Her speech includes, like Macron’s, typical ingredients of the right and left. She blocks the free competition of «law of the jungle», criticizes the free market and intends to punish the French companies that invest in other countries. On the other hand, she defends the freedom of education, but at the same time she wants to control that the private schools are taught the «values of the Republic», values that are secularists. Likewise, she wants to encourage the birth and increase the family support, but also she has made clear that she will leave the abortion law intact.

She proposes to combat jihadism with various measures, including banning Islamic fundamentalist organizations and closing extremist mosques. But in addition to this, she risks to commit injustices, banning «the financing by foreign countries of places of worship and their personnel» (this would affect Catholic temples that receive funds from the Holy See, even though Catholics do not commit attacks in France), and banning religious symbols in public spaces (something that has criticized Catholic and Jewish sectors, as she could include the ban on crosses and kippah). She also wants to restrict immigration, allowing only 10,000 legal foreign immigrants per year. In addition, she has announced a special tax for companies that hire foreigners, forgetting – perhaps – that many French have prospered working for foreign companies or investing abroad.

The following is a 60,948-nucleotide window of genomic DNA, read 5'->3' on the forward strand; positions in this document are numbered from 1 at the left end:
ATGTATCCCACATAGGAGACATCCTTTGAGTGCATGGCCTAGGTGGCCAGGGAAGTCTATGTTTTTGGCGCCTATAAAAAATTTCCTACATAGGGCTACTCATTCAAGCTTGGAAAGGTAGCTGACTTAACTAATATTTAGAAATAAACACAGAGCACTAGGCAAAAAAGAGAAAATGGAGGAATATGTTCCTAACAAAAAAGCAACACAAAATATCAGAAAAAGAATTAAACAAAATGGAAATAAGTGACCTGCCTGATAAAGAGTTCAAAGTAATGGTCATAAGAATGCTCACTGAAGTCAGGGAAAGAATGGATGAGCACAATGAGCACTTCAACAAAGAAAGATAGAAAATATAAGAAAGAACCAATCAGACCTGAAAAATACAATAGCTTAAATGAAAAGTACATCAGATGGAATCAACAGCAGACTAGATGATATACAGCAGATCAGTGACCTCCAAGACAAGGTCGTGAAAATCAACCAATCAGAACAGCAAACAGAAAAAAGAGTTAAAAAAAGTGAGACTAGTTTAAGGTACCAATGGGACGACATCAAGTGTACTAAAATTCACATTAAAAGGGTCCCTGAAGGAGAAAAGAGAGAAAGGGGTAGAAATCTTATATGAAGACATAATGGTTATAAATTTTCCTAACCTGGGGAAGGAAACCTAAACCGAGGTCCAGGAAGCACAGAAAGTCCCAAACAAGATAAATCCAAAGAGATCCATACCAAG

What would I vote if I were a French citizen?

For many years I have been in the habit of not trusting the adjectives and doing the work to look for what the politicians say to know which one to vote for. If I were French, I have clear that my vote in the second round would be a blank vote. I do not feel identified with either the abortionist Macron or the abortionist Le Pen, and I start with a topic that seems to me non-negotiable. I would not think of voting for a politician who had a fabulous program but who was anti-Semitic or a supporter of slavery. Abortion is an attempt against human dignity and the politician who defends is automatically out of my voting options. But neither Macron nor Le Pen have fabulous programs. Although both are correct in certain issues, they have others that are totally unacceptable to me. I do not like politicians hostile to religious freedom, not even when that hostility takes as an excuse to fight a problem like jihadism. I do not support politicians who support the ill-fated gender ideology or who want to privilege the LGTB lobby at the expense of the rest of the population, as Macron does, or politicians who want to combat the problem of illegal immigration by committing injustices, as Le Pen.

I know what I take with the discourse I’ve just made. We live in a polarized world, in which one has to be proTrump or antiTrump, proLePen or antiLePen, do what Trump, Le Pen and their rivals do. I am already tired of that tricky dialectic, in which the proposals or measures of a politician are not valued for their level of accuracy, but by who signs them. This is an independent blog: here I defend values and principles, not acronyms or surnames.

(Photos: Macron’s Facebook and Le Pen’s Flickr)